"Oregon's constitutional test for affirmance despite error consists of a single inquiry: Is there little likelihood that the particular error affected the verdict? The correct focus of the inquiry regarding affirmance despite error is on the possible influence of the error on the verdict rendered, not whether this court, sitting as a fact-finder, would regard the evidence of guilt as substantial and compelling."

336 Or at 32. Further, in Davis,

"[t]he Supreme Court further explained that a variety of considerations may properly inform that 'single inquiry,' including 'the nature of the error that occurred below,' id., and the 'context of the legal error.' Id. at 33. The court noted, for example, that the erroneous exclusion or admission of evidence would be harmless 'if the particular issue to which the error pertains has no relationship to the jury's determination of its verdict,' id. at 32, or if the jury 'would have regarded the * * * evidence as duplicative or unhelpful to its deliberations.' Id. at 33. Ultimately, the Supreme Court in Davis concluded that the erroneous exclusion was not harmless, because it could not 'say that the excluded statements were merely cumulative of' admitted evidence--and, indeed, 'were qualitatively different than the evidence that the jury heard'--and because 'the excluded evidence goes directly to the heart of defendant's factual theory of the case.' Id. at 34."

State v. Perkins, 221 Or App 136, 143, 188 P3d 482 (2008) (quoting Davis, 336 Or at 32-34) (omission in Perkins).

Here, the state seeks to cast Purvis's diagnosis as pertaining to an "effectively undisputed" issue--viz., whether defendant had committed the alleged criminal acts. As previously indicated--and as is inherent in the state's own characterization--that issue was not undisputed. Defendant did not admit that he engaged in the alleged criminal conduct. Although the state is correct that defendant raised a guilty but insane defense in this case, the state was not relieved of its burden to prove the elements of the crime beyond a reasonable doubt. For that reason, Purvis's diagnosis of sexual abuse went "directly to the heart of [the state's] factual theory of the case." Davis, 336 Or at 34.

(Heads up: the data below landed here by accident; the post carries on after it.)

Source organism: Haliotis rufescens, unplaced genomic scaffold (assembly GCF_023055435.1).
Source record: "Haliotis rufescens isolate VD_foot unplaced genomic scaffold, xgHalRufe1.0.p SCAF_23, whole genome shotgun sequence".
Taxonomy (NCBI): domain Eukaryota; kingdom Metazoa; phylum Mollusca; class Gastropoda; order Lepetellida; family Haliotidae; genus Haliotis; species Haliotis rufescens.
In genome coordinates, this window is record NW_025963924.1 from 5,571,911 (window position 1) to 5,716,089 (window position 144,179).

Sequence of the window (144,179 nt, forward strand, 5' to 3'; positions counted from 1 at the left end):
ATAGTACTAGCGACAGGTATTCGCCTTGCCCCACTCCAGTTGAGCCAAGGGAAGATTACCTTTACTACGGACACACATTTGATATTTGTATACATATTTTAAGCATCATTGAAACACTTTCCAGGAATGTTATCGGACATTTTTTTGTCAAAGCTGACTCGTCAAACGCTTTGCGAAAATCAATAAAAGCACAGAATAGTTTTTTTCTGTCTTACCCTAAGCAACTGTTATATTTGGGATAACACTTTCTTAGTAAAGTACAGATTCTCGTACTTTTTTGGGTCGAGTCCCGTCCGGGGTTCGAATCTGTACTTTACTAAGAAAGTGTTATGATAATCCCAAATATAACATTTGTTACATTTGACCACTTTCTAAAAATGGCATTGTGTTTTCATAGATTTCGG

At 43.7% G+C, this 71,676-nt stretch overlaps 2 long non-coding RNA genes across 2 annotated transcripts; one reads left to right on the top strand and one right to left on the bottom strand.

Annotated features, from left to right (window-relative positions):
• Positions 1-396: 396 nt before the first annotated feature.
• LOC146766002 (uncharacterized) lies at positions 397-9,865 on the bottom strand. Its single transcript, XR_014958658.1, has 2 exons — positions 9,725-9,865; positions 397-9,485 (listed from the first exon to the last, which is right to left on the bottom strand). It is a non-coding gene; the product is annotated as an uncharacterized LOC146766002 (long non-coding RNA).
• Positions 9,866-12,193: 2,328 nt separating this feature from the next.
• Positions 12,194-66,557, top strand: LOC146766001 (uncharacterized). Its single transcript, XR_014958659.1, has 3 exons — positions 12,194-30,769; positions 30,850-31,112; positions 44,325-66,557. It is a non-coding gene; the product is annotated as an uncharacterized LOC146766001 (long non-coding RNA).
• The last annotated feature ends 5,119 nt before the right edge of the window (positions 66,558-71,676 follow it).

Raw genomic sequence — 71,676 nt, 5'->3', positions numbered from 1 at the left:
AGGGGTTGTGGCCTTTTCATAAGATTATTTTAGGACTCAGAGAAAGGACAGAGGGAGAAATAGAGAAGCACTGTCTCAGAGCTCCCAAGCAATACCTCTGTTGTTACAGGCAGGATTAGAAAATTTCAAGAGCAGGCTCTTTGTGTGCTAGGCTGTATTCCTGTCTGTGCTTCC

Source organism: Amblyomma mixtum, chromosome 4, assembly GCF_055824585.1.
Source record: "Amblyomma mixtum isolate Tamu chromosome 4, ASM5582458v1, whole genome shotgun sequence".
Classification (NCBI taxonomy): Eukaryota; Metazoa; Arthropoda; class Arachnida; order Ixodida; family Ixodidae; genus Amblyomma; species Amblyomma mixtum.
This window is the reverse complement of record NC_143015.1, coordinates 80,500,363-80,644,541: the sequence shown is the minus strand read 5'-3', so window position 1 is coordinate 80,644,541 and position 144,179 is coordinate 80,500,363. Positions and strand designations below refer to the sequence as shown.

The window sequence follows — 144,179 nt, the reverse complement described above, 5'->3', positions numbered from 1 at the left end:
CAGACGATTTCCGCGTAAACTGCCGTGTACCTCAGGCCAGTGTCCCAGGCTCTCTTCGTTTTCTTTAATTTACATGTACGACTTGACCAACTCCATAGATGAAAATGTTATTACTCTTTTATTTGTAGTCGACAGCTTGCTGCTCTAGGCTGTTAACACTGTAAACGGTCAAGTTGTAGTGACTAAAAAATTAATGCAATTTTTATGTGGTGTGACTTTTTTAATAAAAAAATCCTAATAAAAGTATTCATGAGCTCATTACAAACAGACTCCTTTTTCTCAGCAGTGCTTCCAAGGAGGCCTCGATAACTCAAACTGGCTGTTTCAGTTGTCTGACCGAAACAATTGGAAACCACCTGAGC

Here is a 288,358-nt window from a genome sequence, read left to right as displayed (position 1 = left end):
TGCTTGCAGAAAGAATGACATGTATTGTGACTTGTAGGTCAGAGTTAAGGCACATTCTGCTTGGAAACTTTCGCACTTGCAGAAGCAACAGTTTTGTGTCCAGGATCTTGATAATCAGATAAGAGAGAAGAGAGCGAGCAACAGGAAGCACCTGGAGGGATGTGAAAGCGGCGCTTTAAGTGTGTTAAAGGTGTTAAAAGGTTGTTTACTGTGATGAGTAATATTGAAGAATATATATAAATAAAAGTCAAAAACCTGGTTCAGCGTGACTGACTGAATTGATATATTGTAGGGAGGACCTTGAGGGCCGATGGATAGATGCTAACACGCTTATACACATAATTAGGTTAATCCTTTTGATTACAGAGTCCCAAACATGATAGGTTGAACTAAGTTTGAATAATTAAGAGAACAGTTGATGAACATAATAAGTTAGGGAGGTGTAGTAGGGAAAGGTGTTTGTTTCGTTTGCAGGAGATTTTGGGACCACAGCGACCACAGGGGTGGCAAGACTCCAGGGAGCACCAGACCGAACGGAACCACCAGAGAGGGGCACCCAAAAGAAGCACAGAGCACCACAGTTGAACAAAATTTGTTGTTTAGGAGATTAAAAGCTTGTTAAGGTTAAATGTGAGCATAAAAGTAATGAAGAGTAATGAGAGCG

Our decision in Sanchez-Alfonso is not to the contrary. In that case, we held that, even if "an expert witness's diagnosis of physical child abuse at the hands of a particular actor--[the] defendant--is [not] admissible scientific evidence," the trial court's "admission of the challenged evidence was harmless." 238 Or App at 162. Specifically, we reasoned that "[the] defendant never posited that anyone other than [the] defendant himself caused the physical injuries * * * at issue in the indictment" and that,

"[a]t the heart of this case was the parties' disagreement about [the] defendant's mental state when he injured [the victim] on the date in question. In contrast, the challenged evidence went to a part of the case that was not meaningfully at issue, namely, [the] defendant's role as the causal agent of those injuries."

Id. at 170.

In Sanchez-Alfonso, unlike in this case, the physical evidence of abuse--including evidence that the victim suffered a skull fracture--was patent, and the defendant did not dispute that physical injuries occurred or that he was the causal agent. Id. at 162, 170. By contrast, in this case, there were no diagnostic physical findings of abuse. Rather, as noted, defendant's position was that, if the alleged conduct occurred, his other personality, "Josh," was responsible for it.

Further, to the extent that the state contends that the diagnosis was merely cumulative of the testimony of lay witnesses that defendant had engaged in the unlawful conduct, we disagree. The physician's medical diagnosis was "qualitatively different than the [other] evidence that the jury heard." Davis, 336 Or at 34. As the court noted in Southard, such a diagnosis comes from a "credentialed expert, surrounded with the hallmarks of the scientific method." Southard, 347 Or at 140. See id. at 141 (noting the "substantial risk that the jury may be overly impressed or prejudiced by a perhaps misplaced aura of reliability or validity of the evidence" (internal quotation marks omitted)).

In sum, we cannot say that there was "little likelihood" that the erroneously admitted diagnosis affected the verdict given the scientific nature of the diagnosis and its relationship to a disputed element of the charged crimes--that is, whether defendant actually engaged in the unlawful conduct. Accordingly, the admission of the diagnosis was not harmless and we must reverse defendant's convictions.(2)

Reversed and remanded.

1. Article VII (Amended), section 3, provides, in part:

"If the supreme court shall be of opinion, after consideration of all the matters thus submitted, that the judgment of the court appealed from was such as should have been rendered in the case, such judgment shall be affirmed, notwithstanding any error committed during the trial[.]"

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2. Our disposition in that regard obviates the need to address defendant's second assignment of error concerning the trial court's admission of the physician's nondiagnostic physical findings.